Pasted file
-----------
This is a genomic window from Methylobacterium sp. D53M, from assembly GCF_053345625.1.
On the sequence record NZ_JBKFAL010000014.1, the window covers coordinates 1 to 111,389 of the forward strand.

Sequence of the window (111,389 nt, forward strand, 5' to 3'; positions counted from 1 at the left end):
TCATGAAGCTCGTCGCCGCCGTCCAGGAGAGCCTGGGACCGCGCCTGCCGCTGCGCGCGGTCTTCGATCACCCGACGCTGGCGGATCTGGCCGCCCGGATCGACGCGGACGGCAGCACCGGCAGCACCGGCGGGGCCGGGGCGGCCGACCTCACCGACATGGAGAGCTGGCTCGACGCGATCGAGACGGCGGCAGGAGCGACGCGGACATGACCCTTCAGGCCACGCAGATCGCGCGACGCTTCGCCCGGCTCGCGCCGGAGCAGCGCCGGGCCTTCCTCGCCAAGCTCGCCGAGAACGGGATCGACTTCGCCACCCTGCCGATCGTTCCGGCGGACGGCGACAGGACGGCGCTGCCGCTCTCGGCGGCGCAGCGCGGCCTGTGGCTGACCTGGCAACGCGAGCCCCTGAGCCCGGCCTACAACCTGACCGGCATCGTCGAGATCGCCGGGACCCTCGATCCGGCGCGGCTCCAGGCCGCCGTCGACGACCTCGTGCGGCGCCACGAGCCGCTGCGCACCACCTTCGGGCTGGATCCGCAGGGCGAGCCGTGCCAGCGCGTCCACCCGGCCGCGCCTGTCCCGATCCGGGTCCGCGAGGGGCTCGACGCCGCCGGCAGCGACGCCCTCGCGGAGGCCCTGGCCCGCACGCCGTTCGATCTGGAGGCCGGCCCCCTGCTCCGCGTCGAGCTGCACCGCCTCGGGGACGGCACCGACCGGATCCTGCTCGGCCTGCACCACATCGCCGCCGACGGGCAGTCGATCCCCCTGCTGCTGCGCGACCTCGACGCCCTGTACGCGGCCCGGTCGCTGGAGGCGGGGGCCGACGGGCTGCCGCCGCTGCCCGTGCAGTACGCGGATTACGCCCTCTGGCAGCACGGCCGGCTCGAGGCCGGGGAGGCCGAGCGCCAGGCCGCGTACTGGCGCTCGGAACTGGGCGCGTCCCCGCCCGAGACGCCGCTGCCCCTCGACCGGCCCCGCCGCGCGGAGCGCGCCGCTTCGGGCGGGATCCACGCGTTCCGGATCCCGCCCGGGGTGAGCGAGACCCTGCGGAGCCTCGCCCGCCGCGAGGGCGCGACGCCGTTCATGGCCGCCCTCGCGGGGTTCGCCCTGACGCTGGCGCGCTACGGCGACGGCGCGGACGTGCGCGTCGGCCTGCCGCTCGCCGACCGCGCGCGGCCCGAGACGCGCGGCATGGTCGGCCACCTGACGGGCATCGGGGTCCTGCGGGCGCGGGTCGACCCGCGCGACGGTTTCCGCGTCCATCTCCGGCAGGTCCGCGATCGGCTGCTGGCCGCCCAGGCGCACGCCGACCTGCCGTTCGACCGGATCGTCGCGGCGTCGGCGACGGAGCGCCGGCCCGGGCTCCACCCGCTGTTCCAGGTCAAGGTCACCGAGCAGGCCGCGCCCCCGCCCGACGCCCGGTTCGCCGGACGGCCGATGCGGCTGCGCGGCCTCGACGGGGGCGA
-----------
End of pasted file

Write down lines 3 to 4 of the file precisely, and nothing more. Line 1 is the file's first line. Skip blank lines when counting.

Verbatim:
Sequence of the window (111,389 nt, forward strand, 5' to 3'; positions counted from 1 at the left end):
TCATGAAGCTCGTCGCCGCCGTCCAGGAGAGCCTGGGACCGCGCCTGCCGCTGCGCGCGGTCTTCGATCACCCGACGCTGGCGGATCTGGCCGCCCGGATCGACGCGGACGGCAGCACCGGCAGCACCGGCGGGGCCGGGGCGGCCGACCTCACCGACATGGAGAGCTGGCTCGACGCGATCGAGACGGCGGCAGGAGCGACGCGGACATGACCCTTCAGGCCACGCAGATCGCGCGACGCTTCGCCCGGCTCGCGCCGGAGCAGCGCCGGGCCTTCCTCGCCAAGCTCGCCGAGAACGGGATCGACTTCGCCACCCTGCCGATCGTTCCGGCGGACGGCGACAGGACGGCGCTGCCGCTCTCGGCGGCGCAGCGCGGCCTGTGGCTGACCTGGCAACGCGAGCCCCTGAGCCCGGCCTACAACCTGACCGGCATCGTCGAGATCGCCGGGACCCTCGATCCGGCGCGGCTCCAGGCCGCCGTCGACGACCTCGTGCGGCGCCACGAGCCGCTGCGCACCACCTTCGGGCTGGATCCGCAGGGCGAGCCGTGCCAGCGCGTCCACCCGGCCGCGCCTGTCCCGATCCGGGTCCGCGAGGGGCTCGACGCCGCCGGCAGCGACGCCCTCGCGGAGGCCCTGGCCCGCACGCCGTTCGATCTGGAGGCCGGCCCCCTGCTCCGCGTCGAGCTGCACCGCCTCGGGGACGGCACCGACCGGATCCTGCTCGGCCTGCACCACATCGCCGCCGACGGGCAGTCGATCCCCCTGCTGCTGCGCGACCTCGACGCCCTGTACGCGGCCCGGTCGCTGGAGGCGGGGGCCGACGGGCTGCCGCCGCTGCCCGTGCAGTACGCGGATTACGCCCTCTGGCAGCACGGCCGGCTCGAGGCCGGGGAGGCCGAGCGCCAGGCCGCGTACTGGCGCTCGGAACTGGGCGCGTCCCCGCCCGAGACGCCGCTGCCCCTCGACCGGCCCCGCCGCGCGGAGCGCGCCGCTTCGGGCGGGATCCACGCGTTCCGGATCCCGCCCGGGGTGAGCGAGACCCTGCGGAGCCTCGCCCGCCGCGAGGGCGCGACGCCGTTCATGGCCGCCCTCGCGGGGTTCGCCCTGACGCTGGCGCGCTACGGCGACGGCGCGGACGTGCGCGTCGGCCTGCCGCTCGCCGACCGCGCGCGGCCCGAGACGCGCGGCATGGTCGGCCACCTGACGGGCATCGGGGTCCTGCGGGCGCGGGTCGACCCGCGCGACGGTTTCCGCGTCCATCTCCGGCAGGTCCGCGATCGGCTGCTGGCCGCCCAGGCGCACGCCGACCTGCCGTTCGACCGGATCGTCGCGGCGTCGGCGACGGAGCGCCGGCCCGGGCTCCACCCGCTGTTCCAGGTCAAGGTCACCGAGCAGGCCGCGCCCCCGCCCGACGCCCGGTTCGCCGGACGGCCGATGCGGCTGCGCGGCCTCGACGGGGGCGA